Second, and closely related, would be the concern that we actually do what the Lord says to do before we begin introducing other “good” ideas. As it happens one of the significant problems with the ancient and medieval church was in their misunderstanding of the goodness of creation, the body, and music. Now, to be clear, it was a complex scene, and many good men were fighting in the right direction given the forces they faced on the ground, but that doesn’t justify pretending that we are in the exact same spot in the battle or pretending that the Spirit hasn’t given the Church any forward progress. So for example, the Psalms command God’s people to shout, clap, dance, and play many different musical instruments to the Lord. David danced before the Lord with all his might and made his wife blush. While in some ways, I certainly understand that the sign of the cross may have been a pious attempt at embodying prayer (one cheer), the fact remains that they largely failed to obey the explicit commands of Scripture in the ways that Scripture actually commanded them to embody prayer. As King Saul learned the hard way, obedience is better than sacrifice. Obeying what God actually commands is far better than making up our own ways that we think enable us to obey His commands. Not only is it better; God considers our innovations to be rebellious and arrogant. I’m not saying we know yet exactly how to do all of those things that the Psalms command, but what we know is that those are things that the Lord for sure loves. If we know that the Lord loves those things, shouldn’t we be working over time to do those things? And shouldn’t that aim earn first place, way ahead of gestures that God didn’t command? Related to this point and the previous one, given all of the very particular things God does command His people, it should once again be a rather striking thing that God hasn’t commanded this. He could have very easily taught the Hebrews to make the sign of the cross, but He didn’t. Paul could have reminded the churches to remember to make the sign of the cross, but He didn’t. Instead, he’s always reminding us greet one another with the kiss of peace. Well, huh.
Third, Jesus warns explicitly against public shows of piety. If you want to cross yourself in private where no one but the Lord sees you, that’s between you and God. But when we gather together as the people of God, we gather as an army, in battle array. This is what liturgy means. It is the work of the people, our spiritual sacrifice, our reasonable service. This is why it is also called our “common prayer.” It is what we do together, as a body. While I would still protest on the grounds mentioned above, I would have less concerns with making the sign of the cross in a congregation that did so together, in unison. But this has not been the historic practice of the presbyterian and reformed churches, not to mention American evangelical churches. And thus, to make the sign of the cross in our church is to stand out, to act the individualist, to make a show and a spectacle of your prayers. And Jesus says that you should not do that. Do not pray in order to be seen by men. And for the same reason, I tend to frown on the practice of folks raising their hands sort of willy-nilly during worship services. Though it should be pointed out, at least they have Bible verses! And truth be told, even in many “non-liturgical,” semi-charismatic churches, everybody does raise their hands at roughly the same time during the chorus, (almost like it was planned!).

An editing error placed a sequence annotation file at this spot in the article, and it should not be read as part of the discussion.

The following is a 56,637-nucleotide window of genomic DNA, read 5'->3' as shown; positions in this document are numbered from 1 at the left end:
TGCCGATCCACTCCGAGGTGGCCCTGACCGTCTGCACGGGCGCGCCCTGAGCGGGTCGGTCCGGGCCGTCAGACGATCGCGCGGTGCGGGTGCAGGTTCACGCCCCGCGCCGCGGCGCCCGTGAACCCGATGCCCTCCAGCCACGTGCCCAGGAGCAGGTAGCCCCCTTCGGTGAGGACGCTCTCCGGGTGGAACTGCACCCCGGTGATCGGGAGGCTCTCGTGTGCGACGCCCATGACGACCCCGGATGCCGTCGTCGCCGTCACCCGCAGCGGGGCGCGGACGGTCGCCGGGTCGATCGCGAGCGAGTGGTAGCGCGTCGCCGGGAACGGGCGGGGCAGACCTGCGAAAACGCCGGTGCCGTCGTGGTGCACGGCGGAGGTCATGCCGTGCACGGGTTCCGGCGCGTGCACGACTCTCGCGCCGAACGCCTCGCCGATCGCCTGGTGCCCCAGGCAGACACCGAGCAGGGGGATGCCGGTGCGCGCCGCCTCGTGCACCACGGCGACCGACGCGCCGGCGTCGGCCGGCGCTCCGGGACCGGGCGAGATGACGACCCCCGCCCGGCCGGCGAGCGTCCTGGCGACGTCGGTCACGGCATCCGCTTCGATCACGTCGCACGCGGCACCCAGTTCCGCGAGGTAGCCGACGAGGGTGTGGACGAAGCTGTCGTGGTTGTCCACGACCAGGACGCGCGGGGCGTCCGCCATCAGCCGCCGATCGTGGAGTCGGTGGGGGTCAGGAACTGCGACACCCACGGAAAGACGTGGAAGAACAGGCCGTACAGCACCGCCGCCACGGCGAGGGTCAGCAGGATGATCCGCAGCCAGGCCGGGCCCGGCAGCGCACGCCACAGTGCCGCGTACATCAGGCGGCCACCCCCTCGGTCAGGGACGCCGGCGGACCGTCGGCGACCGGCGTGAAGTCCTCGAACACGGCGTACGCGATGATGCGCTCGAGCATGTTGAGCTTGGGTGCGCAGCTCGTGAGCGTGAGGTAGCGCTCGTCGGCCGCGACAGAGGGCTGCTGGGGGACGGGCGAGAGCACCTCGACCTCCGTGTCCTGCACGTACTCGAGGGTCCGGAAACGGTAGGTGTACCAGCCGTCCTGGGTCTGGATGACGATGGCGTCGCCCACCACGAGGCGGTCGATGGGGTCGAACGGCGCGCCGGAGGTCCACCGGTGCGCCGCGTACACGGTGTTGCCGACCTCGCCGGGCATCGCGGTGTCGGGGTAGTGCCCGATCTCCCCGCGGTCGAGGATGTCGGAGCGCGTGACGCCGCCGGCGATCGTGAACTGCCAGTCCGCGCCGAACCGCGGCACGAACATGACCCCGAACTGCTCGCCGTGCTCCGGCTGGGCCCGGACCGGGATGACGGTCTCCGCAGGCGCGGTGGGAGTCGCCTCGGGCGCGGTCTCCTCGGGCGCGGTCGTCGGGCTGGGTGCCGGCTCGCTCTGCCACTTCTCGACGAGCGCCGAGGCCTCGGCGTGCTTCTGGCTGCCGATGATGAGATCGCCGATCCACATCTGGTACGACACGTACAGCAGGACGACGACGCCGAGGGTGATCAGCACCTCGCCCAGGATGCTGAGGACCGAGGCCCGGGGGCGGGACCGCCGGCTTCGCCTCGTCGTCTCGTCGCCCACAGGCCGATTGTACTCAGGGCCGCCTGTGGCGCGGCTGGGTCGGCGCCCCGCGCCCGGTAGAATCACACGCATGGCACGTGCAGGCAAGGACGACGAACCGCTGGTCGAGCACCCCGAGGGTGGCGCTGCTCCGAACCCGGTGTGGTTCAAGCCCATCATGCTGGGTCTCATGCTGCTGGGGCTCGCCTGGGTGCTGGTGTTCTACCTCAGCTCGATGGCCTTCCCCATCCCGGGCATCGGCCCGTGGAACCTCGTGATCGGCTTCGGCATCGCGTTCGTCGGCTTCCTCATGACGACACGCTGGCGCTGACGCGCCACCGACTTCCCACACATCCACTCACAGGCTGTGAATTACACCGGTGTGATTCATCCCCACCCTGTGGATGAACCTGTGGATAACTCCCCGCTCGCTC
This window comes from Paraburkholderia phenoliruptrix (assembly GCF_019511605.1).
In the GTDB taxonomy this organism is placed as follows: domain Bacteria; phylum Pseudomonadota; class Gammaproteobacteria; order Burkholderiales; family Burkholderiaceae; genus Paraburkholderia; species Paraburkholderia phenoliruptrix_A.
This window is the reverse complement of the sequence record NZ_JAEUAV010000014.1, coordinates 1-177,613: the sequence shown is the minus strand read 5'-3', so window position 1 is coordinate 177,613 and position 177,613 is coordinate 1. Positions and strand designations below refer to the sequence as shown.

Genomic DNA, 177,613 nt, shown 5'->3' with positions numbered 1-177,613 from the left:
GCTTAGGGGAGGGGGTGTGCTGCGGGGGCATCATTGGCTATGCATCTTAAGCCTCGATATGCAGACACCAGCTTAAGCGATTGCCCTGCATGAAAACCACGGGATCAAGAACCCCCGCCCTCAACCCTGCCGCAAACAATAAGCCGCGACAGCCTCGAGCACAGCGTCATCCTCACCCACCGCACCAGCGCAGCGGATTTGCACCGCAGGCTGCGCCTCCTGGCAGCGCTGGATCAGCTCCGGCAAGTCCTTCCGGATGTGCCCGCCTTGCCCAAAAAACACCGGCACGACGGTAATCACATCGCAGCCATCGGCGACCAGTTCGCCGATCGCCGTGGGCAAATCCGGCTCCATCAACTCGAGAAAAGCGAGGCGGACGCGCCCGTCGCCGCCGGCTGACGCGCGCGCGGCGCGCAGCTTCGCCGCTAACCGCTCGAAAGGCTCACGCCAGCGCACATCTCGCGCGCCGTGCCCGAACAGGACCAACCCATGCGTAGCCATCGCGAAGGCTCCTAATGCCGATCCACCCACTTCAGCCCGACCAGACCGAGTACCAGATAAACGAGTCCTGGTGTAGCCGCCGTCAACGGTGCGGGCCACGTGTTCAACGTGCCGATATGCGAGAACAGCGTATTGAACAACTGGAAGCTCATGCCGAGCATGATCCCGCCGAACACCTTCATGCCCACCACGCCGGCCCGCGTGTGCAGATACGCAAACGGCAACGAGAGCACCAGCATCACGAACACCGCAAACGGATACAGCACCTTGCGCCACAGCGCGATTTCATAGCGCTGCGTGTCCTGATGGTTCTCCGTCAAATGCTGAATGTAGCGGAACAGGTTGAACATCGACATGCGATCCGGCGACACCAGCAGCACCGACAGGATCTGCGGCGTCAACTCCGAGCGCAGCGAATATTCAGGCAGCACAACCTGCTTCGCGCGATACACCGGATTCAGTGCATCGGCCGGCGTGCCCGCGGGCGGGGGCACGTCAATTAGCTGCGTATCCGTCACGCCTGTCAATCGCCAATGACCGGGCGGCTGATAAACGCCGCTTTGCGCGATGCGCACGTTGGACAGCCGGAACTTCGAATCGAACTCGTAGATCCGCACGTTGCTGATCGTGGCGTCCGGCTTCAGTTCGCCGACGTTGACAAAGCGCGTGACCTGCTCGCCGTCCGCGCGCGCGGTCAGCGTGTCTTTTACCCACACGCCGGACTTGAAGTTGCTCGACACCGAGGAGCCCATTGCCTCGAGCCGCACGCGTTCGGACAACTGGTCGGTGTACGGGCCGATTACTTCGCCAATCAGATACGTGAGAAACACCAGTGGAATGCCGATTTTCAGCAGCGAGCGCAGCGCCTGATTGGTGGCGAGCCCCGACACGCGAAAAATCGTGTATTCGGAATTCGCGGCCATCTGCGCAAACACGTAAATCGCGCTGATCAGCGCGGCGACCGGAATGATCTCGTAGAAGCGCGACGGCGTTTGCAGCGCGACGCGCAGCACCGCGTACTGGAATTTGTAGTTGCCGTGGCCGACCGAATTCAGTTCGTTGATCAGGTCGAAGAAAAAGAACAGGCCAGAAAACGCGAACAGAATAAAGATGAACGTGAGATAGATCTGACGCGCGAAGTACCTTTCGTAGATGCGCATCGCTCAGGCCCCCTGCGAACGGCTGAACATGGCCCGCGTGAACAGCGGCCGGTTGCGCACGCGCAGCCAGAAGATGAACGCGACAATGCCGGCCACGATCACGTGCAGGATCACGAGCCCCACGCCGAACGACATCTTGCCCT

Lastly, some questions to consider: When we gather for worship, what is our aim? Is our aim to make sure we *feel* worshipful, to make sure our needs are being met? Or is our aim to bow before the Lord of the Universe in humility and joy and in obedience? Should our greatest concern be with what *I* can do or is it more about what *we* have gathered to do together? Would you ever raise your hands or clap your hands during a hymn (all by yourself)? If not, why not? If you’re going to stand out and do something different, why not do something you know the Lord loves? Are our postures, gestures, etc. encouraging others to join together in one heart and one voice? Or is there any chance that our personal preferences are creating barriers, distractions, or confusion for others who may not understand or be confused by our actions?
The point here may in some ways come down to Paul’s exhortation to love your brothers, and especially when it comes to questionable matters, why allow anything to interrupt fellowship or be a potential cause for confusion or division? There are enough non-questionable matters that the Church still needs to figure out that will be challenging enough as it is. And besides, if you are a Christian, you already bear the sign of the cross. Your baptism is the indelible sign that God placed on you that forever proclaims the death and resurrection of Jesus.
And, as I recall flirting with promoting the sign of the cross many years ago, I’m filing this post under “retractions.”